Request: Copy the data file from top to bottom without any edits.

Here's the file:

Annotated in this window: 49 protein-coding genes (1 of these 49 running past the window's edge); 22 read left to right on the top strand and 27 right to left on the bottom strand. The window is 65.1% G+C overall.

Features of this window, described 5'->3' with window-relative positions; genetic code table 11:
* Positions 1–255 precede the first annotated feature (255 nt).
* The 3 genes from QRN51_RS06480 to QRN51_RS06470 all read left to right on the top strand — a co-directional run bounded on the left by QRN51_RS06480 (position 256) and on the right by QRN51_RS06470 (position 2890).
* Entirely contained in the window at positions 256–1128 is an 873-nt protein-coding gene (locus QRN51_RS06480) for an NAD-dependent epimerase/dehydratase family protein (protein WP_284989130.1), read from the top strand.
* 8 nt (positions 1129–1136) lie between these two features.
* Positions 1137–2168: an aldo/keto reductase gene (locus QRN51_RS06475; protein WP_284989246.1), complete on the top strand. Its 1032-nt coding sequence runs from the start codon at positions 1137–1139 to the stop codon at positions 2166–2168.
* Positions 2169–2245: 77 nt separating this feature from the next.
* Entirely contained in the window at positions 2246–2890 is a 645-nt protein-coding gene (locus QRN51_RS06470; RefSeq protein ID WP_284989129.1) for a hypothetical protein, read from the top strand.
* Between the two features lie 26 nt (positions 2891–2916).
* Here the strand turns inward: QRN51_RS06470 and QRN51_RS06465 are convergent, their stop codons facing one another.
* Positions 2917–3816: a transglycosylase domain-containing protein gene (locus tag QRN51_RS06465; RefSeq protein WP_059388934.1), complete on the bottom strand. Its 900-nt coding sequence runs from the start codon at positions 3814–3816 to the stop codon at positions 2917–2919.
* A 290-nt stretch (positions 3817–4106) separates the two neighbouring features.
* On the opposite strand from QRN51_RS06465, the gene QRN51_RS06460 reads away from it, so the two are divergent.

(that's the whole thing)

Annotated in this window: 49 protein-coding genes (1 of these 49 running past the window's edge); 22 read left to right on the top strand and 27 right to left on the bottom strand. The window is 65.1% G+C overall.

Features of this window, described 5'->3' with window-relative positions; genetic code table 11:
* Positions 1–255 precede the first annotated feature (255 nt).
* The 3 genes from QRN51_RS06480 to QRN51_RS06470 all read left to right on the top strand — a co-directional run bounded on the left by QRN51_RS06480 (position 256) and on the right by QRN51_RS06470 (position 2890).
* Entirely contained in the window at positions 256–1128 is an 873-nt protein-coding gene (locus QRN51_RS06480) for an NAD-dependent epimerase/dehydratase family protein (protein WP_284989130.1), read from the top strand.
* 8 nt (positions 1129–1136) lie between these two features.
* Positions 1137–2168: an aldo/keto reductase gene (locus QRN51_RS06475; protein WP_284989246.1), complete on the top strand. Its 1032-nt coding sequence runs from the start codon at positions 1137–1139 to the stop codon at positions 2166–2168.
* Positions 2169–2245: 77 nt separating this feature from the next.
* Entirely contained in the window at positions 2246–2890 is a 645-nt protein-coding gene (locus QRN51_RS06470; RefSeq protein ID WP_284989129.1) for a hypothetical protein, read from the top strand.
* Between the two features lie 26 nt (positions 2891–2916).
* Here the strand turns inward: QRN51_RS06470 and QRN51_RS06465 are convergent, their stop codons facing one another.
* Positions 2917–3816: a transglycosylase domain-containing protein gene (locus tag QRN51_RS06465; RefSeq protein WP_059388934.1), complete on the bottom strand. Its 900-nt coding sequence runs from the start codon at positions 3814–3816 to the stop codon at positions 2917–2919.
* A 290-nt stretch (positions 3817–4106) separates the two neighbouring features.
* On the opposite strand from QRN51_RS06465, the gene QRN51_RS06460 reads away from it, so the two are divergent.